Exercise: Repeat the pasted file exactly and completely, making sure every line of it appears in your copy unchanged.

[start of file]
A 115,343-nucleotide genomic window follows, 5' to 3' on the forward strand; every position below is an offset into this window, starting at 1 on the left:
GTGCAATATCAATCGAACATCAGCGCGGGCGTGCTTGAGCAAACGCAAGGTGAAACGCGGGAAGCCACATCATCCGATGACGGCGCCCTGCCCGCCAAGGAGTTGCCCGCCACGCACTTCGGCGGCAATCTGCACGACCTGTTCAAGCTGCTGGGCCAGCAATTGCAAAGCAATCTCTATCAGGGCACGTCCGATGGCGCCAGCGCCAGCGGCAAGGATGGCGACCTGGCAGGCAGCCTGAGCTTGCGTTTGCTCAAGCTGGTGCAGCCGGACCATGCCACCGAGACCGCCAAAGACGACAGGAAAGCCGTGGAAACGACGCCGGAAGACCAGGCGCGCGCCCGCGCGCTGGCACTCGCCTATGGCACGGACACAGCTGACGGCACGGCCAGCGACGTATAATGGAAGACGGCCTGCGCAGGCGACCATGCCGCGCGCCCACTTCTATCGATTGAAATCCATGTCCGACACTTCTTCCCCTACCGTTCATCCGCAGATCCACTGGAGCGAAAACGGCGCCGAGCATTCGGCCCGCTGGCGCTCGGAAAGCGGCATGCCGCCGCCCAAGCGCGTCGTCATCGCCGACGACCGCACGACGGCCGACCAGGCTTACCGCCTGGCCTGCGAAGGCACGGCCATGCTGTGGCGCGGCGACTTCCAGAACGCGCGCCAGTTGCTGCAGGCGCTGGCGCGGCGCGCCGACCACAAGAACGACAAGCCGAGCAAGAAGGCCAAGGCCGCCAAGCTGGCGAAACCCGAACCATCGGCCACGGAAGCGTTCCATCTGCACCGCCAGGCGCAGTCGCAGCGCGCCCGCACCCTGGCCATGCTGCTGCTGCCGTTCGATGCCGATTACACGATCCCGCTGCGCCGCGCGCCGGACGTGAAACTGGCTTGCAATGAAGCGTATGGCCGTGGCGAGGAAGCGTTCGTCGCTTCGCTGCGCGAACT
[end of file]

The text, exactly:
A 115,343-nucleotide genomic window follows, 5' to 3' on the forward strand; every position below is an offset into this window, starting at 1 on the left:
GTGCAATATCAATCGAACATCAGCGCGGGCGTGCTTGAGCAAACGCAAGGTGAAACGCGGGAAGCCACATCATCCGATGACGGCGCCCTGCCCGCCAAGGAGTTGCCCGCCACGCACTTCGGCGGCAATCTGCACGACCTGTTCAAGCTGCTGGGCCAGCAATTGCAAAGCAATCTCTATCAGGGCACGTCCGATGGCGCCAGCGCCAGCGGCAAGGATGGCGACCTGGCAGGCAGCCTGAGCTTGCGTTTGCTCAAGCTGGTGCAGCCGGACCATGCCACCGAGACCGCCAAAGACGACAGGAAAGCCGTGGAAACGACGCCGGAAGACCAGGCGCGCGCCCGCGCGCTGGCACTCGCCTATGGCACGGACACAGCTGACGGCACGGCCAGCGACGTATAATGGAAGACGGCCTGCGCAGGCGACCATGCCGCGCGCCCACTTCTATCGATTGAAATCCATGTCCGACACTTCTTCCCCTACCGTTCATCCGCAGATCCACTGGAGCGAAAACGGCGCCGAGCATTCGGCCCGCTGGCGCTCGGAAAGCGGCATGCCGCCGCCCAAGCGCGTCGTCATCGCCGACGACCGCACGACGGCCGACCAGGCTTACCGCCTGGCCTGCGAAGGCACGGCCATGCTGTGGCGCGGCGACTTCCAGAACGCGCGCCAGTTGCTGCAGGCGCTGGCGCGGCGCGCCGACCACAAGAACGACAAGCCGAGCAAGAAGGCCAAGGCCGCCAAGCTGGCGAAACCCGAACCATCGGCCACGGAAGCGTTCCATCTGCACCGCCAGGCGCAGTCGCAGCGCGCCCGCACCCTGGCCATGCTGCTGCTGCCGTTCGATGCCGATTACACGATCCCGCTGCGCCGCGCGCCGGACGTGAAACTGGCTTGCAATGAAGCGTATGGCCGTGGCGAGGAAGCGTTCGTCGCTTCGCTGCGCGAACT